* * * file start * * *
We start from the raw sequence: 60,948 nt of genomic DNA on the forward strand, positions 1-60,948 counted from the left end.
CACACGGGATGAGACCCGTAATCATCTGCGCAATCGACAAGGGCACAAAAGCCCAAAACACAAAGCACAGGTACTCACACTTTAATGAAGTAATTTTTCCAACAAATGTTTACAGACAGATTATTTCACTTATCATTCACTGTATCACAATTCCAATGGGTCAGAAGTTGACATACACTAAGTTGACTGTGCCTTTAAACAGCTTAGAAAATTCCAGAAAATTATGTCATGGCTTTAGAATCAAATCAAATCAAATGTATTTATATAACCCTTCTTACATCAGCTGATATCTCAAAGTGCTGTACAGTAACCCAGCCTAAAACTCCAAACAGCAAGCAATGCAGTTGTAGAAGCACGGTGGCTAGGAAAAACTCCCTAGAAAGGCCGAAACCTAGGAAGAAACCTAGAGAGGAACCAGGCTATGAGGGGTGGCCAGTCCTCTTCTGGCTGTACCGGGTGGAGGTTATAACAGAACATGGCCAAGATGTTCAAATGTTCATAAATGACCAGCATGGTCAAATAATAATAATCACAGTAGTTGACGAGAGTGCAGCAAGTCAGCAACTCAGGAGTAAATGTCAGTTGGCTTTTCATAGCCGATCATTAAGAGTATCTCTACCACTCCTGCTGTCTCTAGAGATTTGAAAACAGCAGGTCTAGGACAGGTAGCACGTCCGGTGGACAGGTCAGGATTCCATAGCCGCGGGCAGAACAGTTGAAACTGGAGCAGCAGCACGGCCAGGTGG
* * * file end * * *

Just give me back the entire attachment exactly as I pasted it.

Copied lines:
We start from the raw sequence: 60,948 nt of genomic DNA on the forward strand, positions 1-60,948 counted from the left end.
CACACGGGATGAGACCCGTAATCATCTGCGCAATCGACAAGGGCACAAAAGCCCAAAACACAAAGCACAGGTACTCACACTTTAATGAAGTAATTTTTCCAACAAATGTTTACAGACAGATTATTTCACTTATCATTCACTGTATCACAATTCCAATGGGTCAGAAGTTGACATACACTAAGTTGACTGTGCCTTTAAACAGCTTAGAAAATTCCAGAAAATTATGTCATGGCTTTAGAATCAAATCAAATCAAATGTATTTATATAACCCTTCTTACATCAGCTGATATCTCAAAGTGCTGTACAGTAACCCAGCCTAAAACTCCAAACAGCAAGCAATGCAGTTGTAGAAGCACGGTGGCTAGGAAAAACTCCCTAGAAAGGCCGAAACCTAGGAAGAAACCTAGAGAGGAACCAGGCTATGAGGGGTGGCCAGTCCTCTTCTGGCTGTACCGGGTGGAGGTTATAACAGAACATGGCCAAGATGTTCAAATGTTCATAAATGACCAGCATGGTCAAATAATAATAATCACAGTAGTTGACGAGAGTGCAGCAAGTCAGCAACTCAGGAGTAAATGTCAGTTGGCTTTTCATAGCCGATCATTAAGAGTATCTCTACCACTCCTGCTGTCTCTAGAGATTTGAAAACAGCAGGTCTAGGACAGGTAGCACGTCCGGTGGACAGGTCAGGATTCCATAGCCGCGGGCAGAACAGTTGAAACTGGAGCAGCAGCACGGCCAGGTGG